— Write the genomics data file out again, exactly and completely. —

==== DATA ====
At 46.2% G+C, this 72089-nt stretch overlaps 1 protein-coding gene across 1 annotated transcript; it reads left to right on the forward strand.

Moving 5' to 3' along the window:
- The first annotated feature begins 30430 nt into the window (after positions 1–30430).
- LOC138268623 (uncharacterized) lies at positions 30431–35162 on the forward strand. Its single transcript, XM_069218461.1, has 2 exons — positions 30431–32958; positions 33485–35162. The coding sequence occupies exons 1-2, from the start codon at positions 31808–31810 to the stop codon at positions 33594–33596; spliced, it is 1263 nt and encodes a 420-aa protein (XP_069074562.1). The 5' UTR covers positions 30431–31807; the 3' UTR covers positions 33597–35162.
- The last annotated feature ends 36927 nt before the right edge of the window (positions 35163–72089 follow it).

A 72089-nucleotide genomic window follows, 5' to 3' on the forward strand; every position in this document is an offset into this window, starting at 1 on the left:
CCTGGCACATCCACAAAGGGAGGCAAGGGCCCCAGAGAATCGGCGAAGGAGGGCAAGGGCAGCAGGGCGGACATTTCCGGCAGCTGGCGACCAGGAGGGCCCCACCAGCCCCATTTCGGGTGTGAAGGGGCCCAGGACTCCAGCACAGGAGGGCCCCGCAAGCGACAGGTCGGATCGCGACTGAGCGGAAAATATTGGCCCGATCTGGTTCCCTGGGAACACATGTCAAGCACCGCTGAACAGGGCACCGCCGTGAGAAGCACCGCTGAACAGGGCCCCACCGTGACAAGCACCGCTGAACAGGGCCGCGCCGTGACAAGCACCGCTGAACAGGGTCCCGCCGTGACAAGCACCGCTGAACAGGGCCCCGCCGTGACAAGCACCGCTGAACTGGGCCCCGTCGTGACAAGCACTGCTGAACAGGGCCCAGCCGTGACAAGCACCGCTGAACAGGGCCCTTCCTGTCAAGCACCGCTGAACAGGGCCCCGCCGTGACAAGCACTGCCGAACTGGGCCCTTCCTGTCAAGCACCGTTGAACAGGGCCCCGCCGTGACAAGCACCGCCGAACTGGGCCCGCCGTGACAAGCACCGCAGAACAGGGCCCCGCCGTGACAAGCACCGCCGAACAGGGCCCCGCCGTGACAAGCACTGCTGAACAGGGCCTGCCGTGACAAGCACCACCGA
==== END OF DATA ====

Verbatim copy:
At 46.2% G+C, this 72089-nt stretch overlaps 1 protein-coding gene across 1 annotated transcript; it reads left to right on the forward strand.

Moving 5' to 3' along the window:
- The first annotated feature begins 30430 nt into the window (after positions 1–30430).
- LOC138268623 (uncharacterized) lies at positions 30431–35162 on the forward strand. Its single transcript, XM_069218461.1, has 2 exons — positions 30431–32958; positions 33485–35162. The coding sequence occupies exons 1-2, from the start codon at positions 31808–31810 to the stop codon at positions 33594–33596; spliced, it is 1263 nt and encodes a 420-aa protein (XP_069074562.1). The 5' UTR covers positions 30431–31807; the 3' UTR covers positions 33597–35162.
- The last annotated feature ends 36927 nt before the right edge of the window (positions 35163–72089 follow it).

A 72089-nucleotide genomic window follows, 5' to 3' on the forward strand; every position in this document is an offset into this window, starting at 1 on the left:
CCTGGCACATCCACAAAGGGAGGCAAGGGCCCCAGAGAATCGGCGAAGGAGGGCAAGGGCAGCAGGGCGGACATTTCCGGCAGCTGGCGACCAGGAGGGCCCCACCAGCCCCATTTCGGGTGTGAAGGGGCCCAGGACTCCAGCACAGGAGGGCCCCGCAAGCGACAGGTCGGATCGCGACTGAGCGGAAAATATTGGCCCGATCTGGTTCCCTGGGAACACATGTCAAGCACCGCTGAACAGGGCACCGCCGTGAGAAGCACCGCTGAACAGGGCCCCACCGTGACAAGCACCGCTGAACAGGGCCGCGCCGTGACAAGCACCGCTGAACAGGGTCCCGCCGTGACAAGCACCGCTGAACAGGGCCCCGCCGTGACAAGCACCGCTGAACTGGGCCCCGTCGTGACAAGCACTGCTGAACAGGGCCCAGCCGTGACAAGCACCGCTGAACAGGGCCCTTCCTGTCAAGCACCGCTGAACAGGGCCCCGCCGTGACAAGCACTGCCGAACTGGGCCCTTCCTGTCAAGCACCGTTGAACAGGGCCCCGCCGTGACAAGCACCGCCGAACTGGGCCCGCCGTGACAAGCACCGCAGAACAGGGCCCCGCCGTGACAAGCACCGCCGAACAGGGCCCCGCCGTGACAAGCACTGCTGAACAGGGCCTGCCGTGACAAGCACCACCGA